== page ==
Common Name: House mouse
Scientific Name: Mus domesticus
Introduction: The house mouse is believed to have arrived in Britain in 10 century BC. It gradually spread throughout the country and now has become worldwide distribution through agricultural practices and trading. However the house mouse maybe confused with the other three species found in Britain which are: the wood mouse, the yellow neck field mouse and the harvest mouse. Three of these mice species live outdoors in places such as: fields, garages, sheds, and outhouses, but sometimes can enter houses, while the house mouse live indoors. It is the most commonly encountered commensal rodent and is more than a nuisance. They damage personal property by gnawing, eating and contaminating stored food; they are disease carriers and therefore, put human health at risk.
Recognition: The adult house mouse is approximately 70-90mm long, head and body combined and weighs about 15-25 grams. It has smooth fur and the colour is usually dust-grey or brownish, and a light grey on the belly. The house mouse has a pointed snout, small eyes, upper notched incisors, which differentiate them from British small mammals.
Signs of Infestation: Sighting, Scratching, gnawing, burrows, smears or (black marks), nest, smell or ('stale' odour) fresh dead mouse, fresh and old droppings (fresh dropping usually dark, soft, moist and shiny) (older droppings are dull and hard).
Biology: The house mouse is a prolific breeder. They reach sexual maturity at 6 weeks old, (later under crowded or cold conditions) 8 -12 weeks. Gestation period lasts an average of 17-20 days. The young are born blind and hairless except for vibrissae, and weigh just one gram, the young ones are weaned at about 3 weeks old. The average litter size is 5-6 with an average of 8 litters per year. Under ideal conditions, the female house mouse can give birth every 25 days producing 5-10 litters each having 4-8 young. The average life expectancy is normally 10 months but those which live in close association with man can live for more than 2 years. The stability of their environment is the availability of food, water and harbourage. The movement of a house mouse is the presence of other mice, cats, and the availability of food and water. They like to familiarise themselves with their home range and use familiar pathways, living smears or (black marks) by continuous rubbing of their fur against the surfaces. They also live in demes, (family groups) which consist of one dominant male, 2-5 females and up to 3 subordinate males. The dominate male behaves aggressively to keep his group together from other males taking over. They are largely nocturnal mammals but still able to see movement within their line of sight. The house mouse communicate by chemicals or 'pheromones' excreted by special glands or in urine and this enables them to recognise whether or not they are from the same group, their status, sex, breeding conditions and individuality.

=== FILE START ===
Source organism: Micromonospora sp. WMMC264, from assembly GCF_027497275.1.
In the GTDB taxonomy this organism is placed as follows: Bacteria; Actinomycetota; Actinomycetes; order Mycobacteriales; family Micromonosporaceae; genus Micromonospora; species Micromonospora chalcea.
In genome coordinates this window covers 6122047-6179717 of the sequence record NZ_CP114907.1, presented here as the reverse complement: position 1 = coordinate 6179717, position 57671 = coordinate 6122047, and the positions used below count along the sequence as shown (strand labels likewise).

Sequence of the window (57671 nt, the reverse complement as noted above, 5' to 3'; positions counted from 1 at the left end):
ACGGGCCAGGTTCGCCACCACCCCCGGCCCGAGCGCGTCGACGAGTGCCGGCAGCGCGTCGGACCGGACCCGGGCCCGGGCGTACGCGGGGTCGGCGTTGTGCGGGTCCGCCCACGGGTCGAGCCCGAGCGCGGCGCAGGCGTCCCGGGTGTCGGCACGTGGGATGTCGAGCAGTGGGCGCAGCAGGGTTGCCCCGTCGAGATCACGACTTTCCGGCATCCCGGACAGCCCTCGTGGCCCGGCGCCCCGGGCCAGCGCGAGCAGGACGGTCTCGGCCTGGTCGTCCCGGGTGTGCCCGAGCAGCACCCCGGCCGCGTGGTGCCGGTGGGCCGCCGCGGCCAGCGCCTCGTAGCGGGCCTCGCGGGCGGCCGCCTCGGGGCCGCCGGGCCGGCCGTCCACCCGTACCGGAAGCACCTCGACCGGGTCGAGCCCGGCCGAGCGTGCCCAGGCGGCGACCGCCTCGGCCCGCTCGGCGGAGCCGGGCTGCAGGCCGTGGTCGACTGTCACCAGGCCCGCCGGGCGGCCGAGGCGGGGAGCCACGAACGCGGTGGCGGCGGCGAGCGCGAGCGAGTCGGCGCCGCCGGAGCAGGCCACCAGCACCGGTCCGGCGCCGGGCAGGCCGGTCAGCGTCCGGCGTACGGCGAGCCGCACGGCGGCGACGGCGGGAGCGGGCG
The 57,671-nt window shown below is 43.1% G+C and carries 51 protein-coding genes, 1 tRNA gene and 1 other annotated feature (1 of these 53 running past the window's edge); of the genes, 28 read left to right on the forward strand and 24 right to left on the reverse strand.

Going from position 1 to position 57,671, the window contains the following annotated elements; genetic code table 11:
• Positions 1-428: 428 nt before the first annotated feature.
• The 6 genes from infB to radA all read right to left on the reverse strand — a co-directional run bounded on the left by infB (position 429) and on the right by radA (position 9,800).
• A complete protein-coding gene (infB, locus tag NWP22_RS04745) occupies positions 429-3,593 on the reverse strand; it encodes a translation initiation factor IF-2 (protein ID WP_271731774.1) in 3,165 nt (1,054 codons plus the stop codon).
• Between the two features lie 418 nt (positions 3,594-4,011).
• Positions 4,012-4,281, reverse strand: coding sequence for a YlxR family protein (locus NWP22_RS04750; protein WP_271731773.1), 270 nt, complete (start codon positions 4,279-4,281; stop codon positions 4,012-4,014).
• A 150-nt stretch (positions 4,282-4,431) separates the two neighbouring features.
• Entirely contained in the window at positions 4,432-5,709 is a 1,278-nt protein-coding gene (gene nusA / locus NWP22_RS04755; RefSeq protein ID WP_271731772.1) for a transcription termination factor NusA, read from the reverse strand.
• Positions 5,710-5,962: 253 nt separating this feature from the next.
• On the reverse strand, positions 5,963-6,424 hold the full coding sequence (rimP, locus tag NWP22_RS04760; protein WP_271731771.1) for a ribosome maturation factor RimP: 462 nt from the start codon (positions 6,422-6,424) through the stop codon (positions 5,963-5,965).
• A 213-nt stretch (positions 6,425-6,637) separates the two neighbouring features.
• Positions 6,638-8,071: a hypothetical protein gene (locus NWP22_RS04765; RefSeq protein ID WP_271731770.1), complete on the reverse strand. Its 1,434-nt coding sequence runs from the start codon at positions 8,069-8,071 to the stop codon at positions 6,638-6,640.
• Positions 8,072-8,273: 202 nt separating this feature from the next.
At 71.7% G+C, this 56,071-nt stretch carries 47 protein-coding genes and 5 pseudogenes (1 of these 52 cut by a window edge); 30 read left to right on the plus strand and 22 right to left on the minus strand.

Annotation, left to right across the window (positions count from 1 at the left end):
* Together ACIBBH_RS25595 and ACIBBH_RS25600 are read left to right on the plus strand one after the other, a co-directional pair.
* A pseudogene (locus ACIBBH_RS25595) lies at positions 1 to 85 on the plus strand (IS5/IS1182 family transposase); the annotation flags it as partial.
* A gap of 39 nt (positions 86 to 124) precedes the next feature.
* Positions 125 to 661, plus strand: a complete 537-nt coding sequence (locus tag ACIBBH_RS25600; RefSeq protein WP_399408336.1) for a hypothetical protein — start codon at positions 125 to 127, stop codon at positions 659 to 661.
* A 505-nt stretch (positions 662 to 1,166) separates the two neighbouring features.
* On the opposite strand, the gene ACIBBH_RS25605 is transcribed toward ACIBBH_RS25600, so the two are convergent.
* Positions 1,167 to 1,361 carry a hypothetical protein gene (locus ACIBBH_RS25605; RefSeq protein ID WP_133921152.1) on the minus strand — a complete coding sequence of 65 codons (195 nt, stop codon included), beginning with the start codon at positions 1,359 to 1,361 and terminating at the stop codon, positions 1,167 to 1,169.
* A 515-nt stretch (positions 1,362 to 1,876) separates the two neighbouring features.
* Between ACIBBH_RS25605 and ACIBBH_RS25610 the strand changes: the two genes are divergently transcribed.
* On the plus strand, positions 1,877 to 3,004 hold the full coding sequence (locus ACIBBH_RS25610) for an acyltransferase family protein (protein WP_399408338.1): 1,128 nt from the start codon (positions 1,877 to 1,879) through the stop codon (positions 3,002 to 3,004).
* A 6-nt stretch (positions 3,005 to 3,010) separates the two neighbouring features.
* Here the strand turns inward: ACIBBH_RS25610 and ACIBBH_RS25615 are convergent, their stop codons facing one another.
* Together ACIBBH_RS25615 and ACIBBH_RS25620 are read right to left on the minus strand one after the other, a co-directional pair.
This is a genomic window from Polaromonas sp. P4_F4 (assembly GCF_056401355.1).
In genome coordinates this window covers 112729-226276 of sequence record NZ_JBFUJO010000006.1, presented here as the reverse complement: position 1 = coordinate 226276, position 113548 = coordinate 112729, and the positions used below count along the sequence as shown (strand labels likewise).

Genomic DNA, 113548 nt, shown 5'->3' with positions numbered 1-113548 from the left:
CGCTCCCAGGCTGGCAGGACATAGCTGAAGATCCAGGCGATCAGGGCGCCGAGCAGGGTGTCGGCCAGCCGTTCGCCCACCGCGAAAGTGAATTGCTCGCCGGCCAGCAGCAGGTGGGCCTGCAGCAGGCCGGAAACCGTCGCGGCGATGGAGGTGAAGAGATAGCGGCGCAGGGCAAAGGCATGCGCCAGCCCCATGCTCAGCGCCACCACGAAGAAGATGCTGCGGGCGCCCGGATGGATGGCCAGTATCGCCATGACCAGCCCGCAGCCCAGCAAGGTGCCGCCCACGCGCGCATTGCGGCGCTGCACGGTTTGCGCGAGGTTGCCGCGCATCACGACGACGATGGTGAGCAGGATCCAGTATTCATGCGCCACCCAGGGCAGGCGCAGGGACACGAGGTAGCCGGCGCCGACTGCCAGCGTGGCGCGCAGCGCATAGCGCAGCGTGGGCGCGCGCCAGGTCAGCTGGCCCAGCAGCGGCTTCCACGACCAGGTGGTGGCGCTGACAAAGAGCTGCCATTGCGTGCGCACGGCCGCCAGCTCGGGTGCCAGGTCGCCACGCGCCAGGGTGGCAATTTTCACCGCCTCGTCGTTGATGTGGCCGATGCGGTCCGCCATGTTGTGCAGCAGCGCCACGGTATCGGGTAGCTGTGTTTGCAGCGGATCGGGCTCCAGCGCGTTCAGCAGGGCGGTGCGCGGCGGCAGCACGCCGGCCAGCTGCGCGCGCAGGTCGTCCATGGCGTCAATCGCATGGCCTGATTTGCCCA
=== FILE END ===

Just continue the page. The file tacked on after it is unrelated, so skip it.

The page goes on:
Potential harm: Because of the conditions provided by humans, the mouse can live in close association with man. These bring a range of serious problems. Diseases (zoonoses): including lymphocytic choriomeningitis salmonellosis (food poisoning) gastro-enteritis accompanied by headache and fever. Parasites include mites, ticks, tapeworm and fleas. Rodent consume and contaminate of human and animal food by their droppings, urine, fur and eating. They have very hard incisors that can penetrate concrete, lead, aluminium, and a range of other metals causing costly repairs and even fires when electrical supplies are damaged.
Food source: They consume very little water and their intake is regulated by the moisture content in their food. Once the moisture content is up to 15 -16%, a mouse will consume 3-4 grams of food a day. They will eat mostly all food consume by man. e.g. bread, flour, rice, wheat, chocolate, cakes, crisps, fruits, grains seeds, cereals, nuts and biscuits.
Trapping : In the event of an infestation a large number of traps should be used in order to be effective and successful. Place traps at an angle in the area of the infestation. Suggested bait can be used in traps e.g. fruit, chocolate, peanut butter, bread, or cereal.
Rodenticides: Is the best and most effective way to deal with an infestation. There are two types of rodenticides which are first and second generation anti coagulant. Both can be used and it's up to the professional to decide. When treating mice infestation using rodenticide, use lots of bait solutions as necessary, as mice are sporadic feeders (move from bait station to another). Poor application of baiting can lead to treatment failure. Once the application has been corrected and there is still no take from the bait station exterminators in London would consider whether the mice has another food source, bait resistance or bait shyness. Another method which can be used for mice control is Integrated Pest Management (IPM).